Astrobee (Astrobee) - 08.15.18

Summary | Overview | Operations | Results | Publications | Imagery

ISS Science for Everyone

Science Objectives for Everyone
A new buzz comes to the International Space Station (ISS): Astrobee. Three free-flying, cube-shaped robots. The robots are designed to help scientists and engineers develop and test technologies for use in microgravity to assist astronauts with routine chores, and give ground controllers additional eyes and ears on the space station. The autonomous robots, powered by fans and vision-based navigation, perform crew monitoring, sampling, logistics management, and accommodate up to three investigations.
Science Results for Everyone
Information Pending

The following content was provided by Maria Bualat, M.S., and is maintained in a database by the ISS Program Science Office.
Facility Details

OpNom: Astrobee

Facility Manager(s)
Terry Fong, Ph.D., NASA Ames Research Center, Moffett Field, CA, United States

Facility Representative(s)
Maria Bualat, M.S., NASA Ames Research Center, Moffett Field, CA, United States

NASA Ames Research Center, Moffett Field, CA, United States

Sponsoring Space Agency
National Aeronautics and Space Administration (NASA)

Sponsoring Organization
Technology Demonstration Office (TDO)

ISS Expedition Duration
September 2017 - February 2018; -

Expeditions Assigned

Previous Missions
Information Pending

Information Pending

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Facility Description

Facility Overview

Astrobee consists of three self-contained, free flying robots and a docking station for use inside the ISS. It is an autonomous free flyer powered by fans and operates in the entire U.S. Operating Segment (USOS) using vision-based navigation. The autonomous robots are operated remotely from the ground.
Astrobee facility enables robotic free flyer technology research in microgravity, and is used to test computer vision, robotic manipulation, control algorithms, and Human-Robot Interaction (HRI).
The cameras and sensors perform crew monitoring, sampling activities, logistics management and other routine tasks; thus enabling astronauts to dedicate their efforts to other science and engineering duties. Each free flying robot is capable of accommodating up to three payloads with mechanical attachment, power and data connectivity.

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Facility Operations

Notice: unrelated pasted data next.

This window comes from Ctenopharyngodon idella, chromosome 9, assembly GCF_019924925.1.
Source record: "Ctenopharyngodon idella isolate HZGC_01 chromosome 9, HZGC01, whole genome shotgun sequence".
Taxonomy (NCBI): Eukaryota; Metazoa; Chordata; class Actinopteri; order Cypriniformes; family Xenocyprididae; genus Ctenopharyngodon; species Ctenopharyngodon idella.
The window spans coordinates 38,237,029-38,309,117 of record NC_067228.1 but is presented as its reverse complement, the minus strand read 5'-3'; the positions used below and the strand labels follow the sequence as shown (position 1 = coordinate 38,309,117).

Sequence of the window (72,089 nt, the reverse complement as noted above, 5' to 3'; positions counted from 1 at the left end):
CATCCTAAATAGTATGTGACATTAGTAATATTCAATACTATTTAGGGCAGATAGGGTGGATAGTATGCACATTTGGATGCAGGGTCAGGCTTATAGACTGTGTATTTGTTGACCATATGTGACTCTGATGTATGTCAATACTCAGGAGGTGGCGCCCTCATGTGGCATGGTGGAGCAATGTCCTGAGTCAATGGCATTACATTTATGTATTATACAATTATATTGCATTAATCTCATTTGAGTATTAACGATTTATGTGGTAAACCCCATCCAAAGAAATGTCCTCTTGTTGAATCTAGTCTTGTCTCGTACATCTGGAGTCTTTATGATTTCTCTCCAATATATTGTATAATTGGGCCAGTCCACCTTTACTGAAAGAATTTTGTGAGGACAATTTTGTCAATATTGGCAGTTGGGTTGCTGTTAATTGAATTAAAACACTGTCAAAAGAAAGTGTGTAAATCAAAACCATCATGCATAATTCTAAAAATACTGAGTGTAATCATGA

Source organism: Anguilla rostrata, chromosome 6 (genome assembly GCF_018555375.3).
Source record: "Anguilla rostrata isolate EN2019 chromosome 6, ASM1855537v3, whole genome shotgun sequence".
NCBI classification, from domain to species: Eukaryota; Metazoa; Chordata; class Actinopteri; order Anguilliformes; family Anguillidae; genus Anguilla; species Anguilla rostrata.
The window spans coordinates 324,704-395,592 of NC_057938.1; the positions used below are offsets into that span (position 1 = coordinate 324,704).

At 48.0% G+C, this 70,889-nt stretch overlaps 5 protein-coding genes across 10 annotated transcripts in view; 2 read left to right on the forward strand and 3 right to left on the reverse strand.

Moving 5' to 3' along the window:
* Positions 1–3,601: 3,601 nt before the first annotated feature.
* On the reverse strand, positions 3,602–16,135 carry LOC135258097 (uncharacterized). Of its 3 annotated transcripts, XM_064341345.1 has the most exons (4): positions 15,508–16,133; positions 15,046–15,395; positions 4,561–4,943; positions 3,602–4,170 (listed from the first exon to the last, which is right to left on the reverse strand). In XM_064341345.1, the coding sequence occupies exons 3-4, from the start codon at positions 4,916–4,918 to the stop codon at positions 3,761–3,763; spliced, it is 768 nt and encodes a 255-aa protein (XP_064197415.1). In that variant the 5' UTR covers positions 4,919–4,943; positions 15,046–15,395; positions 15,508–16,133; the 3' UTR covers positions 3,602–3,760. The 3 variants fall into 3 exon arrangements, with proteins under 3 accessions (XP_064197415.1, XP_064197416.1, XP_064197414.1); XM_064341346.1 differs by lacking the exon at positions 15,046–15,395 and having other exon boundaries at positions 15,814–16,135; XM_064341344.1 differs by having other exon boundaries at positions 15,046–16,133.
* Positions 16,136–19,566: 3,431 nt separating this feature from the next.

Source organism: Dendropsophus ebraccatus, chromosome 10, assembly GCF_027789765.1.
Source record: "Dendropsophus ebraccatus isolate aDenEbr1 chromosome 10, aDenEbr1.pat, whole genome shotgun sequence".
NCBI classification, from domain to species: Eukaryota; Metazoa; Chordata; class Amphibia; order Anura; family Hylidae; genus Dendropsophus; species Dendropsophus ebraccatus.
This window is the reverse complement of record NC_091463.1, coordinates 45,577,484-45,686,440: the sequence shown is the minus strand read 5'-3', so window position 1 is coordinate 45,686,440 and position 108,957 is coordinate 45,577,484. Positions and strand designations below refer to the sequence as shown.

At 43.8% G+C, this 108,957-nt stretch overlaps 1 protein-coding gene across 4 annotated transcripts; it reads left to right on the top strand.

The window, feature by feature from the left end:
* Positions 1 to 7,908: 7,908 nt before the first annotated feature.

• During commissioning activities, Astrobee requires one crew member for initial installation, basic checkout activities, and for attaching/detaching payloads.
  • Astrobee activities may require high downlink rates (up to 15 Mbps per Free Flyer), depending on what sensor data is being downlinked.
  • The ground team remotely operates Astrobee to map the USOS. This is a slow process of “peeking” beyond its known map boundary, downlinking the data, and slowly extending the map. This activity does not require crew time.
  • The ground team conducts a demonstration using an attached payload.

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Decadal Survey Recommendations

Information Pending

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Results/More Information

Information Pending

Results Publications

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Ground Based Results Publications

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ISS Patents

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Related Publications

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Related Websites

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Three Astrobee free flyers are on board the International Space Station to perform video and sensor tasks, and to provide a microgravity research platform for other payloads. Image courtesy of NASA.

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The Astrobee free flyer (clockwise from upper left): front face, right propulsion module and bottom payload bays; left propulsion module, top payload bay, and perching arm deployed; top payload bay with perching arm stowed; aft face including docking interface and perching arm deployed. Image courtesy of NASA.

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Annotated rendering of an Astrobee free flyer showing key sensing and human interface components, including the 6 cameras: Hazard Camera, Science Camera, Navigation Camera, Speed Camera, Perching Camera and Dock Camera. Image courtesy of NASA.

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